• Advertise the type of foreign definitions.
  • More robust display and indexing of, and with, lambda-lists.
  • Use UTF8 special characters to denote invisble ones.
  • More robust support for Texinfo brace escaping.
  • Handle modules sharing the same location.
  • Ensure output is done with standard IO syntax.
  • Fix potential duplication of some (non-lisp) files and document all static files.
  • Fix potential duplication of packages documentation.

From the 2.2 "Christopher Pike" release (not previously advertised):

  • Require a UTF-8 environment.
  • Understand ASDF's notion of inferred system, and also be more protective against ASDF extensions.
  • Support for improper lambda lists (e.g. destructuring ones).
  • Improve contact defaulting code.
  • Update support for SBCL's setf expanders introspection.
  • Accept ASDF system designators.
  • Various bug fixes in the areas of method combinations, accessor definition merging and setf expanders.

Find it at the usual place...

Tuesday, February 28 2017

Declt 2.1 "Jonathan Archer" is out

I'm happy to announce the release of Declt 2.1 "Jonathan Archer".

New in this release:

  • Handle recent change in SBCL's SB-INT:INFO API.
  • Handle list of contacts (strings) in ASDF systems author and maintainer slots.
  • Some backward-incompatible changes in the keyword arguments to the DECLT function.
  • More hyperlinks between systems and source files.
  • More robust system's packages collection (no more code walking).
  • More robust handling of unavailable ASDF components.
  • More robust naming of cross-references.

Find it at the usual place...

Wednesday, November 4 2015

Declt 2.0.1 "Benjamin Sisko" is out

Declt 2.0.1 "Benjamin Sisko" is out. This is a bugfix release with one internal change (a special variable was not following the earmuffs convention) and one actual bugfix (the same Texinfo anchor was generated for symbols with the same name but in different packages).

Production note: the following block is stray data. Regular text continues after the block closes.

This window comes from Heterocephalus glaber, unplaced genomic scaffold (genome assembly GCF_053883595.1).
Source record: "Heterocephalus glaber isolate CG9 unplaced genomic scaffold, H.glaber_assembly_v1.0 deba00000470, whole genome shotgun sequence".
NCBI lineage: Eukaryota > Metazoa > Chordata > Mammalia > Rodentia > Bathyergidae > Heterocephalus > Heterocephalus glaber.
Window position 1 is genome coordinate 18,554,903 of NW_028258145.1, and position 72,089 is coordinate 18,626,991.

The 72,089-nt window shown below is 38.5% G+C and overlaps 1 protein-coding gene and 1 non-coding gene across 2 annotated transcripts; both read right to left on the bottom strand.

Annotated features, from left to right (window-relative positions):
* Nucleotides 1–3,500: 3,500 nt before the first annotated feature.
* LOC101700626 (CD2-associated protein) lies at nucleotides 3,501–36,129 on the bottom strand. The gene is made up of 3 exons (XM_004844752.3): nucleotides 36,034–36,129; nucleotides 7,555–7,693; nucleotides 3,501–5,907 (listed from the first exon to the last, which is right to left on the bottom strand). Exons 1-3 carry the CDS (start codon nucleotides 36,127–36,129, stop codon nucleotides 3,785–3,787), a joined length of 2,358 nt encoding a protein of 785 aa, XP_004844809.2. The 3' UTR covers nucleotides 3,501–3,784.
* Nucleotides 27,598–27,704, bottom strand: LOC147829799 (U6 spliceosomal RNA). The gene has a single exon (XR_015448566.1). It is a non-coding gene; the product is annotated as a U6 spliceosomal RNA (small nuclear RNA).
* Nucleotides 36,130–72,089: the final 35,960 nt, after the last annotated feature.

Find it at the usual place...

Monday, October 12 2015

ASDF-FLV 2.0

I've just released version 2.0 of ASDF-FLV, my ASDF extension for supporting file-local variables (ala *PACKAGE*). The code hasn't changed, but as for my other libraries, the system and package names are now prefixed with net.didierverna. ASDF-FLV is also available on GitHub now.

The reason I'm doing this now is that at least two of my other libraries are going to use it in a mandatory way, either directly or indirectly (and in turn, that's because no implementation has bothered to implement CDR #9 yet ;-).

Wednesday, August 5 2015

The Return of Segfaults

I was watching the discussion between Gilad Bracha and Matthias Felleisen on gradual typing this afternoon (it's available on YouTube). This was the last event at the STOP workshop, part of ECOOP 2015 in Prague. I couldn't attend it because I was somewhere else (Curry On) at the time. The discussion is interesting, but if you go all the way, in the last 10 minutes or so, you will notice that Matthias seems to be completely obsessed with what he calls the "Return of the SegFaults".

Basically, the point is the following. Mathias dislikes the optional types in Common Lisp because it's opening the door to unsafety. Initially, any dynamic language has a sound type system (all type errors are caught; at run-time, yes, but they are caught). As soon as you introduce an optional type system ala Lisp, the compiler implementors are "pushed" to use the provided type information for optimization, hence weakening the type system and breaking soundness. It's the "return of segfauts".

Of course, I agree with that, at least on the principle. Yes, Common Lisp's weak, optional type system is an antiquated thing. However, it seems to me that Matthias is forgetting two important things on the practical level:

  1. by default in many implementations that I know, if not all of them, introducing type declarations doesn't actually break the soundness of the type system but leads to even more type checking. For example, (defun plus (a b) (+ a b)) works on every possible numerical value, but add (declare (type fixnum a b)) in there and it will suddenly stop working on anything else but integers. It's only if you require the compiler to optimize for speed at the expense of safety that you effectively weaken your type system.
  2. In practice, the risk of re-introducing segfaults in your application may be mitigated by the interactive aspect of the development (TDD made easier, simultaneous write / compile / run / test / debug phases etc.).